Finally: is any one sacrament greater than the others? Yes! That sacrament which the Second Vatican Council called "the source and summit of the Christian life" (Lumen Gentium 11): the Eucharist. The reason for this is very simple. In each of the other sacraments, we come into contact with God for particular effect or help in coming closer to Him in the spiritual life. In the Eucharist, we come into contact with God in a most perfect way: we receive Him in receiving the Body and Blood of Christ. We can't get any closer than that! The other sacraments are ordered toward us being able to be joined to God in this most perfect way. In receiving the Eucharist, we enter into a sacred unity with God, a holy communion, if you will.

The sacraments are moments of encounter with God. Participate in them as often as you can! Go to confession! Receive the Eucharist! Don't be afraid to be anointed if you're seriously ill! Don't pass up the opportunity to be united with God, to receive His grace, to have His help in this life. Lord knows we all need it... which is why he gave us the sacraments.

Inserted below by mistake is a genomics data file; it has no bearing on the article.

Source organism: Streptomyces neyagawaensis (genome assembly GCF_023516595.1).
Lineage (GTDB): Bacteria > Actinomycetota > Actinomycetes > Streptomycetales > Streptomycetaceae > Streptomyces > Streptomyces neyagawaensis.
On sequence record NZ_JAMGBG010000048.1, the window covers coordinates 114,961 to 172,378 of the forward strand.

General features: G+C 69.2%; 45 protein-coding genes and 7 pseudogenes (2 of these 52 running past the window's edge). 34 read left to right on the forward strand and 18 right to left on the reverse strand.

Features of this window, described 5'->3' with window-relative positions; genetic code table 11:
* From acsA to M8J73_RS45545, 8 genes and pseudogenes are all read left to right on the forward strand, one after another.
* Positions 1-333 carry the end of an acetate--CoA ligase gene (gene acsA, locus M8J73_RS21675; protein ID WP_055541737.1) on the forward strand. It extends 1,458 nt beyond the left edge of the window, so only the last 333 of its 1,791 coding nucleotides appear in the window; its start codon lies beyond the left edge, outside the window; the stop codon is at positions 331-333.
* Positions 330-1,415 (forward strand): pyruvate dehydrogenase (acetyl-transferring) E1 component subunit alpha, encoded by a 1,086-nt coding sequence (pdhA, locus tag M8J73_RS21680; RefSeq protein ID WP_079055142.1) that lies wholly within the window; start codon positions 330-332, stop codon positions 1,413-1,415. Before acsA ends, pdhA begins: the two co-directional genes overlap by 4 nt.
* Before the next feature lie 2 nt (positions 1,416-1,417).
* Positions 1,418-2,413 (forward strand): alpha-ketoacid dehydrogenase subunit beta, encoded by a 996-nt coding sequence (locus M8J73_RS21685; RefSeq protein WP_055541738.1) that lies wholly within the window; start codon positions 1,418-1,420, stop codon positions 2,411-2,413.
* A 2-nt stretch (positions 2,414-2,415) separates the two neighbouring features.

Wednesday, October 2, 2013

How is an Angel at My Side?

In honor of today's Feast of the Guardian Angels, I'll give a short example of how seemingly abstract philosophical and theological reasoning can provide beautiful insights into the faith. Ready?

We know that we each have a guardian angel whose task it is to watch over us, protect us from spiritual harm (and, in some cases, physical harm), nudge our consciences when we consider doing wrong, and so forth. Our guardian angels are always at our side.